Here is the full transcript of speaker, bestselling author and coach Caroline Flanagan’s presentation: Babyproof Your Career @ Talks at Google conference. To learn more about the speaker, read the bio here.
CAROLINE FLANAGAN: I want to start by telling you what it’s like to be at boarding school and get a parcel in the post. Now this is not something that happened to me very often.
So when at the age of 15, a small package arrived with my name on it, it was literally the most exciting thing of the year. I remember it so clearly, the box, the brown box with my name on it. Half a dozen or so of my best friends, all really excited. We’re still in our pajamas because the post arrived after breakfast, everyone jumping on the bed, “Open it, open it!” because they were sure there’d be sweets, there’d be chocolates for everybody to share.
So there I was. I turned over the box ready to break the seal, but something stopped me. The writing on the back looked cold, unfamiliar I read it with despair. Her Majesty’s Prison Service, Holloway, London Anxiety choking me, I tentatively opened the box and a pile of letters cascaded to the floor, all with this same familiar handwriting on it, my handwriting, all addressed to one person—Mum.
Is there anything more devastating when the moment when something you’ve been trying to hide and hide from reveals itself for all to see? There was a letter inside. Dear Caroline, your mother is no longer in our custody, so we’re returning your letters to you. Yours sincerely. Devastating.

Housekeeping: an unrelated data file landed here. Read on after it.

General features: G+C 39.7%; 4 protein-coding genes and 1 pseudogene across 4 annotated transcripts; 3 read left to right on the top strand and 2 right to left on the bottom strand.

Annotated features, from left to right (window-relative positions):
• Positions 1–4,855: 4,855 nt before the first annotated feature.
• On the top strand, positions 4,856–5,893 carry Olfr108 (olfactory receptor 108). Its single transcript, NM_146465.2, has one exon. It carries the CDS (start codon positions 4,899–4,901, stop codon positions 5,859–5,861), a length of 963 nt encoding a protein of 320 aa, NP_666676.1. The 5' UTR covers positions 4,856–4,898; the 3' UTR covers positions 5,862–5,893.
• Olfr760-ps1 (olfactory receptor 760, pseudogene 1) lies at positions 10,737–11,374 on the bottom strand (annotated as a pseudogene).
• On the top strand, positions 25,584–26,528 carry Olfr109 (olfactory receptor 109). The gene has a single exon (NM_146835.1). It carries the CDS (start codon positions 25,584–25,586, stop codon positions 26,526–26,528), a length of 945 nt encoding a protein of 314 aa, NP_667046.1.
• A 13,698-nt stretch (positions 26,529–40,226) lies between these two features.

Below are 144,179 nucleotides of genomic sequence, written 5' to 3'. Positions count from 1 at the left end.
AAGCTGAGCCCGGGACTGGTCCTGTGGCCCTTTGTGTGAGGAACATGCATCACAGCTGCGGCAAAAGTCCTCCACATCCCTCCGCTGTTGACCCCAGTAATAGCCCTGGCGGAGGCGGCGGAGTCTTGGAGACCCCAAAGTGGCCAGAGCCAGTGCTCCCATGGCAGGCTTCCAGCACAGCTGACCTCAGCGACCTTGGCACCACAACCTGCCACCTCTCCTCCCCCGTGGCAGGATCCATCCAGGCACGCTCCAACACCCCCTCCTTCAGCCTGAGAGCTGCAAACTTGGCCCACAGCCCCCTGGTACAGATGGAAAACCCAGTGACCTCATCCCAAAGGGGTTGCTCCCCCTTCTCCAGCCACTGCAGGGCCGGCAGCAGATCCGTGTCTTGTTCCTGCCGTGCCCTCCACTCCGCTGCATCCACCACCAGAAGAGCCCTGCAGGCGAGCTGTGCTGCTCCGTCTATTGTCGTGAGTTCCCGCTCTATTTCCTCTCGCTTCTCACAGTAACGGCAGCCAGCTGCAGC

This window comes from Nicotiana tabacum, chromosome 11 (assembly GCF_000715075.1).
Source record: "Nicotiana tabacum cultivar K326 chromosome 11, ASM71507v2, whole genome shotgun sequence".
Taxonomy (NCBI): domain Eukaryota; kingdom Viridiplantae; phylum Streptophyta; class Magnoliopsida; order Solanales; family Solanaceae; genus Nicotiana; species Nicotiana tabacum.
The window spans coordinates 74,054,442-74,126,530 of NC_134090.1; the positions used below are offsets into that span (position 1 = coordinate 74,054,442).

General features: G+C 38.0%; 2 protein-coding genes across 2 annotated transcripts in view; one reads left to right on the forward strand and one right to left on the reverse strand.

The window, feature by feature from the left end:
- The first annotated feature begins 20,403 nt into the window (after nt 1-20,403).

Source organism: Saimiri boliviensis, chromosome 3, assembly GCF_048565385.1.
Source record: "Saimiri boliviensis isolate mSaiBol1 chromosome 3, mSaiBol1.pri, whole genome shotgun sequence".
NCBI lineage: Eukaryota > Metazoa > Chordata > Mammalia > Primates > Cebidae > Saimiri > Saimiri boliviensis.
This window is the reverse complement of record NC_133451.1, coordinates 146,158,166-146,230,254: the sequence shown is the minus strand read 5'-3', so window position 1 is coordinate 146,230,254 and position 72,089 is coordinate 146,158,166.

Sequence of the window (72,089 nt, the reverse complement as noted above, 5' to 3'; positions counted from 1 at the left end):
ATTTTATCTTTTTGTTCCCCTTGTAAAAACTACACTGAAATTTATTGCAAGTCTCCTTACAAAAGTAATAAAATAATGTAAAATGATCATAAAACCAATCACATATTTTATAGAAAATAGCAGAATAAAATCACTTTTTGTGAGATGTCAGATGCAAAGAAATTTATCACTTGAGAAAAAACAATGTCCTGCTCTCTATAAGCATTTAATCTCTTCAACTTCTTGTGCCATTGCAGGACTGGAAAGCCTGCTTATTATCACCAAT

According to the children’s charity Barnardo, the UK charity, children of offending parents, parents who spent time in prison, are twice as likely to have mental and misconduct problems. They consistently underperform at school, and they’re three times as likely to end up being offenders themselves.
Growing up as a black kid, as a daughter to a mother who was barely there, to parents who never lived together, let alone were married. As the sister to siblings who themselves were constantly arrested, to a sister who had a teenage pregnancy, all her children taken into foster care. Being cousin and niece to relatives who valued teenage pregnancy and state dependency more than they valued achievements, education. Aspiring to succeed, to do well, to be secure, to be free in that environment was a battle of extraordinarily difficult odds.